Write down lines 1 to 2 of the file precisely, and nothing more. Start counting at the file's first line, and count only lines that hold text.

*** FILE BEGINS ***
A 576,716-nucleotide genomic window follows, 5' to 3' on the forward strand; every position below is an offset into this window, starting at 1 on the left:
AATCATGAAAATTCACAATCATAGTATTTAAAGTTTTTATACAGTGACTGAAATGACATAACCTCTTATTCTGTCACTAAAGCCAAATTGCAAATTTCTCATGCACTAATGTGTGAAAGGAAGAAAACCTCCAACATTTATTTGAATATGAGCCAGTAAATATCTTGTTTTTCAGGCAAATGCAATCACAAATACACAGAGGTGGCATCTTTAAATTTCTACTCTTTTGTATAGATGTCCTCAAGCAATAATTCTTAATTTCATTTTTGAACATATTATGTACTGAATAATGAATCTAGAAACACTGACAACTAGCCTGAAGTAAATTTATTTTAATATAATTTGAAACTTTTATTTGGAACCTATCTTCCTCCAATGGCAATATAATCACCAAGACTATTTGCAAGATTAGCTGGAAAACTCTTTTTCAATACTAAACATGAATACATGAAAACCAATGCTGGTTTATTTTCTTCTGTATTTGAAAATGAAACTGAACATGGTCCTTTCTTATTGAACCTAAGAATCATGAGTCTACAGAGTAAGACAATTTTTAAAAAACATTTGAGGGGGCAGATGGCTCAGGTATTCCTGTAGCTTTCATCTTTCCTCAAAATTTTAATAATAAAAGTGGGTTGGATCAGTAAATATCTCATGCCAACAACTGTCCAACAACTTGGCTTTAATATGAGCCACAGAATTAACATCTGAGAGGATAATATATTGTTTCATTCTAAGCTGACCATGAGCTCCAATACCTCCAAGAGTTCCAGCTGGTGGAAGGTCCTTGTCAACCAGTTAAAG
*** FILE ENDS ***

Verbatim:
A 576,716-nucleotide genomic window follows, 5' to 3' on the forward strand; every position below is an offset into this window, starting at 1 on the left:
AATCATGAAAATTCACAATCATAGTATTTAAAGTTTTTATACAGTGACTGAAATGACATAACCTCTTATTCTGTCACTAAAGCCAAATTGCAAATTTCTCATGCACTAATGTGTGAAAGGAAGAAAACCTCCAACATTTATTTGAATATGAGCCAGTAAATATCTTGTTTTTCAGGCAAATGCAATCACAAATACACAGAGGTGGCATCTTTAAATTTCTACTCTTTTGTATAGATGTCCTCAAGCAATAATTCTTAATTTCATTTTTGAACATATTATGTACTGAATAATGAATCTAGAAACACTGACAACTAGCCTGAAGTAAATTTATTTTAATATAATTTGAAACTTTTATTTGGAACCTATCTTCCTCCAATGGCAATATAATCACCAAGACTATTTGCAAGATTAGCTGGAAAACTCTTTTTCAATACTAAACATGAATACATGAAAACCAATGCTGGTTTATTTTCTTCTGTATTTGAAAATGAAACTGAACATGGTCCTTTCTTATTGAACCTAAGAATCATGAGTCTACAGAGTAAGACAATTTTTAAAAAACATTTGAGGGGGCAGATGGCTCAGGTATTCCTGTAGCTTTCATCTTTCCTCAAAATTTTAATAATAAAAGTGGGTTGGATCAGTAAATATCTCATGCCAACAACTGTCCAACAACTTGGCTTTAATATGAGCCACAGAATTAACATCTGAGAGGATAATATATTGTTTCATTCTAAGCTGACCATGAGCTCCAATACCTCCAAGAGTTCCAGCTGGTGGAAGGTCCTTGTCAACCAGTTAAAG